Dutch money laundering amendments to prompt greater AI use in transaction monitoring

Out-Law News | 31 Oct 2022 | 2:17 pm | 3 min. read

Proposed amendments to the Dutch anti money laundering law could lead to sweeping changes in how Dutch banks monitor and analyse data to combat criminal activities in the country, but critical questions over data privacy and customers’ rights remain to be ironed out, according tothe Dutch Data Protection Authority (DPA).

The Council of State was unusually critical about the lack of data protection safeguards in a previous draft of the Act. The current version contains 18 additional subparagraphs that relate to personal data.The Dutch government has finalised a bill to amend the Anti-Money Laundering and Anti-Terrorist Financing Act (Wwft). The number of proposed changes to the law is limited, but their implication is far-reaching, according to Pinsent Masons’ technology and data law experts.

For the financial services sector, one of the most significant changes proposed by the bill, known as “Plan of approach to money laundering”, is the possibility of joint transaction monitoring for banks and outsource this.

Criminals often store sums of money at different banks in order to stay under the radar, said the Dutch government in its official statement. Joint transaction monitoring will enable banks to better identify unusual transaction patterns.

Five Dutch banks – ABN AMRO, ING, Rabobank, Triodos Bank and de Volksbank - have already established Transaction Monitoring Netherlands (TMNL) as part of joint efforts to tackle money laundering. The TMNL is an addition to the banks’ individual transaction monitoring activities and focuses on identifying unusual patterns in payments traffic that individual banks cannot identify.

The bill, if passed, will enable more banks to combine and analyse their customers’ payment data. The expanding cross-bank cooperation in transaction monitoring is expected to drive up efficiency and effectiveness in tackling money laundering, particularly with the help of artificial intelligence (AI).

“We believe that it is time to use AI to more effectively track down criminal money flows. The recent past has shown that banks have difficulty to do this in a cost-effective way on an individual basis. The fact that banks can tackle this jointly with the amended Act will certainly contribute to the aim of the Wwft. Nevertheless, safeguards will have to be given on parts to protect the rights of customers,” said cyber, data and technology law expert Wouter Seinen of Pinsent Masons.

Seinen said it was noteworthy that the final bill has adopted several changes following strong criticisms over privacy issues from the Dutch Council of State, an independent adviser for the Dutch government, and the Dutch Data Protection Authority (AP).

As a result, the final proposal restricts the scope of monitoring and the types of data that may be shared and processed among banks. More conditions have been added concerning the protection and security of personal data. In addition, the bill stipulates that the measures must be evaluated after four years.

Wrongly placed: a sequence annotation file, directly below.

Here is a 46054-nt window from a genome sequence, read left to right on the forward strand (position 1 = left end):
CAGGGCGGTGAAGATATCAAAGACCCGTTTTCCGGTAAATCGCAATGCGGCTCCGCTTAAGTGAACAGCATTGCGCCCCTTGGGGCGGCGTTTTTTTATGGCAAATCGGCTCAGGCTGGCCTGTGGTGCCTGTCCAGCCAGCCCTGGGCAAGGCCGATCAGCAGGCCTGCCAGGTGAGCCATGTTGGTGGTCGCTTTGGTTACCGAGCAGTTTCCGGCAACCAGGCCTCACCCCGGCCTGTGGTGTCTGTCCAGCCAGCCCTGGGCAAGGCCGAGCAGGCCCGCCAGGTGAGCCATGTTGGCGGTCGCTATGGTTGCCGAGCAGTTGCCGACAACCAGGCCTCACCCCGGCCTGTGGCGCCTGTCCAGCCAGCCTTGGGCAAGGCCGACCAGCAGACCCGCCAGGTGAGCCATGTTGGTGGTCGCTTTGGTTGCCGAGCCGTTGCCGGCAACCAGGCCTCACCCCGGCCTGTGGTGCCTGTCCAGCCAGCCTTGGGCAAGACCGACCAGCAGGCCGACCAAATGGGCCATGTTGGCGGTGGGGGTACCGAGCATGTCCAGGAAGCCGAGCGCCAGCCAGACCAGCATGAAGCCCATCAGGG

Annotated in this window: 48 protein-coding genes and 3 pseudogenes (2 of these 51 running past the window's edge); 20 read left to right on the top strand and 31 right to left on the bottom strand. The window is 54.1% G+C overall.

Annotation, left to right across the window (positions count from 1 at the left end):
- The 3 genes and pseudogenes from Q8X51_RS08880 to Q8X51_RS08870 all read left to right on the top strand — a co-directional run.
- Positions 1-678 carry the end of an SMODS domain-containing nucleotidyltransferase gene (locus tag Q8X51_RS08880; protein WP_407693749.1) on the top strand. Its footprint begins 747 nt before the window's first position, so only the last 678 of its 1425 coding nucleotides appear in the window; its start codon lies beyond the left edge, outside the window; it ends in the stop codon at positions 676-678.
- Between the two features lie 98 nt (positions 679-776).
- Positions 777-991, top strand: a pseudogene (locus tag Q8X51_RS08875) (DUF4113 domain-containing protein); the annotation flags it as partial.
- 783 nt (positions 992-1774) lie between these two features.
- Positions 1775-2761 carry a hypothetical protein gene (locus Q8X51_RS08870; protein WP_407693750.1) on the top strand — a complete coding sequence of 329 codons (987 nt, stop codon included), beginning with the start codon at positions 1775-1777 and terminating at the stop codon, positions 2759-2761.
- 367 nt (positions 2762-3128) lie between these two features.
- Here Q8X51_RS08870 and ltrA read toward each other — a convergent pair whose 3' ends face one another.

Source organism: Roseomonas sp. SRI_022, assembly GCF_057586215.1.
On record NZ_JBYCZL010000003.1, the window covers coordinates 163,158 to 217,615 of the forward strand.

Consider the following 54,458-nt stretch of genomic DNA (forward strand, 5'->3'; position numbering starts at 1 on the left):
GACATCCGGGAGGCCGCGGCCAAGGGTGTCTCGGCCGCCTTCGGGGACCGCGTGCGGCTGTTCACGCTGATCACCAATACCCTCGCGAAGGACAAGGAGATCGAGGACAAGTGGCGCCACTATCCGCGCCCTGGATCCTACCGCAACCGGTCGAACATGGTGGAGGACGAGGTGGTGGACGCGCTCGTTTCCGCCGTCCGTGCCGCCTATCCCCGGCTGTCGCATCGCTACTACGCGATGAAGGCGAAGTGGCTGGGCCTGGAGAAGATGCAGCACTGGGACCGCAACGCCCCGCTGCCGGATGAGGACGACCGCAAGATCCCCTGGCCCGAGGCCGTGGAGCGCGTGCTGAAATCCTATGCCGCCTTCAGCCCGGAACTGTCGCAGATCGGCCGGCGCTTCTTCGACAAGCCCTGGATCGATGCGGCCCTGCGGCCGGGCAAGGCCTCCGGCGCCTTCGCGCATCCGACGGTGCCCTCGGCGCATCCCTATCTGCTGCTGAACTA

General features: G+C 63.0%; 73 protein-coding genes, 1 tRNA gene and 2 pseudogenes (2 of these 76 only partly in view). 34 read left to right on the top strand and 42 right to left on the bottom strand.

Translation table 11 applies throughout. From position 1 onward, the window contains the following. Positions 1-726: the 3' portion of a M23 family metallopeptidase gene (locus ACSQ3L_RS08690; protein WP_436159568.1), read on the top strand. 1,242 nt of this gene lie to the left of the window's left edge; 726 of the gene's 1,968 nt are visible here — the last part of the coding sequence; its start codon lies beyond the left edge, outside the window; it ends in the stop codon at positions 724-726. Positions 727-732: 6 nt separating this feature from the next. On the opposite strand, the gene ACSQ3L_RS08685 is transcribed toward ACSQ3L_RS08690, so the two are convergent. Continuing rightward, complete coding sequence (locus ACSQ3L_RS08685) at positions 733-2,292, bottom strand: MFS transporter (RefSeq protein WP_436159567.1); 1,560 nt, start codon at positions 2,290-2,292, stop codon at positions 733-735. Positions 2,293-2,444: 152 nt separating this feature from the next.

However, the bill still extends the data that banks may process, by allowing ‘special categories of personal data’ to be processed for the purpose of complying with the Wwft. Under the General Data Protection Regulation (GDPR), the processing of “personal data revealing racial or ethnic origin, political opinions, religious or philosophical beliefs, or membership of a trade union, and processing of genetic data, biometric data for the purpose of the unique identification of a person, or data about health, or date relating someone’s sexual behaviour or sexual behaviour orientation” is prohibited, but the amendments to the Wwft will make it possible for banks to process such data.

“For banks, this means that the data will have to be made available to an independent institution that will collect and analyse all this data from and on behalf of the banks. Yet the underlying privacy challenges should not be underestimated. Many critical questions remain to be answered, such as how is the 'independence' of this institute guaranteed; who makes the decisions in regard to that; how does the feedback to banks take place; how are the rights of the consumer safeguarded and how are the fundamental rights like access to financial services of customers guaranteed?” said Seinen.

The Dutch data protection authority’s recent enforcement action against the country’s tax authority over its fraud database serves as an important reference for the potential conflict between processing personal data for crime detection and GDPR compliance, Seinen said.

The Dutch regulator has imposed a €3.7m fine on the Dutch Tax Administration for illegally processing personal data over a period of years in its 'fraud signalling facility' (FSV), following its conviction for six violations.

“It is not inconceivable that the supervisory authority could take the same stance on the proposed anti-money laundering bill,” said Seinen. “After all, clearly comparable circumstances are conceivable. For example, the violations consisted of: no statutory basis for processing personal data, the purpose of the FSV was not specifically described in advance, the FSV contained incorrect and obsolete information, particular data was stored for far too long and data was not adequate protected.”

In addition to provisions on joint monitoring and combining and processing data, the bill also proposes a ban on cash payments of €3,000 or more to reduce the administrative burden for traders in goods of high value. It also imposes an obligation on financial institutions to take 'reasonable measures' to investigate whether another institution of the same category has previously refused services to a potential customer where there is an increased risk.

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